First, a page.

Some say that for a matter to rise to a CEO’s attention, it has to have enough zeros at the back of it — that is, enough money has to be at stake to command the attention of a very busy and very focused person (focused, one would hope, on the big picture and the long term). As the late Senator Everett Dirksen reportedly said, ‘A billion here, a billion there, and pretty soon you’re talking about real money.’
Well, the prospect of climate change (can we call it ‘climate crisis’ yet?) taking 20% of the global economy might finally be enough to get some serious attention — even in the back rooms of the White House. At a prevention cost of an estimated one percent of economic product, that’s a hard deal to turn down.
The Stern Review on the economics of climate change commissioned, and just released, by the UK government is perhaps the most comprehensive, and authoritative analysis yet of the economic impacts of climate change. Its conclusions are stark:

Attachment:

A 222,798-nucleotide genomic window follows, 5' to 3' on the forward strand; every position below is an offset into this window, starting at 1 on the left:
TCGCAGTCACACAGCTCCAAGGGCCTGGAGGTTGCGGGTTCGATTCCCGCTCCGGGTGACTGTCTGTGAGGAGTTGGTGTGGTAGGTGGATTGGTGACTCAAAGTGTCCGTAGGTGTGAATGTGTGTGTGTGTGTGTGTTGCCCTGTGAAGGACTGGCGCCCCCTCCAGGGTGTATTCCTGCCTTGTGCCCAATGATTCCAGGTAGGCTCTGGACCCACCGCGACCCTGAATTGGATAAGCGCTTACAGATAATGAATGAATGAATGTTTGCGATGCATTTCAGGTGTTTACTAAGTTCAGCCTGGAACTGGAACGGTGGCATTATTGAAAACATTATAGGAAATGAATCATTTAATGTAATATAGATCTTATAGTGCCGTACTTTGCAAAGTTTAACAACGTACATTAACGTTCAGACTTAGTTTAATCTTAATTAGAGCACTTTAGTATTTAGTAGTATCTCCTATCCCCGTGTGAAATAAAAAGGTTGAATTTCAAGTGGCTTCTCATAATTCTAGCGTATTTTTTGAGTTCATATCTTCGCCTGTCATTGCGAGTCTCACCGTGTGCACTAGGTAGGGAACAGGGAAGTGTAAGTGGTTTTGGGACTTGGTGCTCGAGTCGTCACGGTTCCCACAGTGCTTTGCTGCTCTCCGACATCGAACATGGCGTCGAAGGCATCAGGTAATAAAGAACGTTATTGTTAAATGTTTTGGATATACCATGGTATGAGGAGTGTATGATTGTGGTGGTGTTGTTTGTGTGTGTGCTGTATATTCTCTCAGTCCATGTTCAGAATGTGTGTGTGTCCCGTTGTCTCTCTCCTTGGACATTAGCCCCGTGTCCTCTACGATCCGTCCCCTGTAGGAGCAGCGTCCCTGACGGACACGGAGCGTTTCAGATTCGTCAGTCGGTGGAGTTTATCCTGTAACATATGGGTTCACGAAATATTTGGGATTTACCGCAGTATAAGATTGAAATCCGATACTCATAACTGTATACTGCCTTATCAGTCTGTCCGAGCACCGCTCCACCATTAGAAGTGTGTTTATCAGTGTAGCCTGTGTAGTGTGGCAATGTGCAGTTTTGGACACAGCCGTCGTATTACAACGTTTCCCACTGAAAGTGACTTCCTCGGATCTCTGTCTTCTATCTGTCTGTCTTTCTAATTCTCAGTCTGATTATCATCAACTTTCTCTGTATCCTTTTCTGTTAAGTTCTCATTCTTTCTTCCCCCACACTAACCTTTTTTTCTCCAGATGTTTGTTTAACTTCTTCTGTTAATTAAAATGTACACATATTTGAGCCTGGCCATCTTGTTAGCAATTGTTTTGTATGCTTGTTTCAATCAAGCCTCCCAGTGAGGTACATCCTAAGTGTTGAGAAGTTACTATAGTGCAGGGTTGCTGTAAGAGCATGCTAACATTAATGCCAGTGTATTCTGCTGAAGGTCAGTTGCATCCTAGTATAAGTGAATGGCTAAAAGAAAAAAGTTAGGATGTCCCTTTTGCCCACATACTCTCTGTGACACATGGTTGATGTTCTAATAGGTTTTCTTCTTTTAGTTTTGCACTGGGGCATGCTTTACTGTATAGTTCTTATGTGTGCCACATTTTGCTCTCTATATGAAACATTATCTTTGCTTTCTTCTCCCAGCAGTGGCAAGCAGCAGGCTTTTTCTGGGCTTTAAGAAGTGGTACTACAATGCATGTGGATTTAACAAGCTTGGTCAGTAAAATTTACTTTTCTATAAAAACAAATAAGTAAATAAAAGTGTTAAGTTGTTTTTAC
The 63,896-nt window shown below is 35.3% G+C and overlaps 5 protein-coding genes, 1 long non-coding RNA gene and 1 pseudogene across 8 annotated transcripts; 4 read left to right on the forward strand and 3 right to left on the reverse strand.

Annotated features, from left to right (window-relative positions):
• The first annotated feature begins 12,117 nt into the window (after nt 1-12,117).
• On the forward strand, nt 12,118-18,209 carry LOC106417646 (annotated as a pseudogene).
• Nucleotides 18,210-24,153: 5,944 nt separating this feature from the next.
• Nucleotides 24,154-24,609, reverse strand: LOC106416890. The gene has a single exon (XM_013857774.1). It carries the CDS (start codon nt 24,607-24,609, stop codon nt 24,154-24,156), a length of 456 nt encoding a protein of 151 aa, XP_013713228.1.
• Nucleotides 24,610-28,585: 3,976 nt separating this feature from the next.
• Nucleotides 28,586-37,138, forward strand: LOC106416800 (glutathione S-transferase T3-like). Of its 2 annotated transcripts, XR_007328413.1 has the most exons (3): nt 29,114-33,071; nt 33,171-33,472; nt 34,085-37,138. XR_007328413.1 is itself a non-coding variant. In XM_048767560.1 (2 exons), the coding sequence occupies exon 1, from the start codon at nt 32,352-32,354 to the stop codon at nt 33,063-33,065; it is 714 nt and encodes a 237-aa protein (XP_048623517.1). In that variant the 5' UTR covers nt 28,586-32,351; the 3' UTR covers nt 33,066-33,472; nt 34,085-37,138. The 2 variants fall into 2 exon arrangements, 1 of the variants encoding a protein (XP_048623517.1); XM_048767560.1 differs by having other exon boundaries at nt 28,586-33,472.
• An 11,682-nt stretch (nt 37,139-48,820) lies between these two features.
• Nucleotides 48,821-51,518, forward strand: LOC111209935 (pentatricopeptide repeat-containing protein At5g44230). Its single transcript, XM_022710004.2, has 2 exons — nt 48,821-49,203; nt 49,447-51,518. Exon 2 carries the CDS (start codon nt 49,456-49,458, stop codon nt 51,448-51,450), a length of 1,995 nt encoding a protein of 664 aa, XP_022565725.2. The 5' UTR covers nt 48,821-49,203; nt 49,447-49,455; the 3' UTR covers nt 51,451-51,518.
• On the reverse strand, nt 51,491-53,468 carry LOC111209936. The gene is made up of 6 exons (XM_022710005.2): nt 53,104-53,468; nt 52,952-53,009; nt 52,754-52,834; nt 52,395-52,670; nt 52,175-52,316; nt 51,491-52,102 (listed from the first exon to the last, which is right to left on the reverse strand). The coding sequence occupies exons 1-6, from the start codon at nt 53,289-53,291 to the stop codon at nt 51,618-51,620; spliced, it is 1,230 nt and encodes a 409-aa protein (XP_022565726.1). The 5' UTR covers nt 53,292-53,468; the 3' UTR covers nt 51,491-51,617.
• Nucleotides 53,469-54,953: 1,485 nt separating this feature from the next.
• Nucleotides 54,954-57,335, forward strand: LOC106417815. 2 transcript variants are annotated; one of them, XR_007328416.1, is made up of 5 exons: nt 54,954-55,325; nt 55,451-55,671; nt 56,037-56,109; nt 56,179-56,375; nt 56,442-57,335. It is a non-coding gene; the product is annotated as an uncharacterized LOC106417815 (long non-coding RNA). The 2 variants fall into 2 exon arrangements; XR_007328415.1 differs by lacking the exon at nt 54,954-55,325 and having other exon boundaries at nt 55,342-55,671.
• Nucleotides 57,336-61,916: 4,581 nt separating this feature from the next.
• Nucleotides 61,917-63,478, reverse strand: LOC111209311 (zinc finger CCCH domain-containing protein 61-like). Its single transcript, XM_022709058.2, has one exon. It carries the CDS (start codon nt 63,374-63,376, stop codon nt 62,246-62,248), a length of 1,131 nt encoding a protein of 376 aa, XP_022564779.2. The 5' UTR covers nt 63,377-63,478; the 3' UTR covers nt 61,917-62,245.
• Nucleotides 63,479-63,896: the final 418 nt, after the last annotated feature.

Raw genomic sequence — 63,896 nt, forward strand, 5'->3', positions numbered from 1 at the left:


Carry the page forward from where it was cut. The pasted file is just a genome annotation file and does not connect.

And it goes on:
There is still time to avoid the worst impacts of climate change, if we take strong action now.
[Emphasis theirs.]

The scientific evidence is now overwhelming: climate change is a serious global threat, and it demands an urgent global response.

This Review has assessed a wide range of evidence on the impacts of climate change and on the economic costs, and has used a number of different techniques to assess costs and risks. From all of these perspectives, the evidence gathered by the Review leads to a simple conclusion: the benefits of strong and early action far outweigh the economic costs of not acting.

Alan AtKisson offers a long analysis at WorldChanging. I’ll have my own to offer in coming days.


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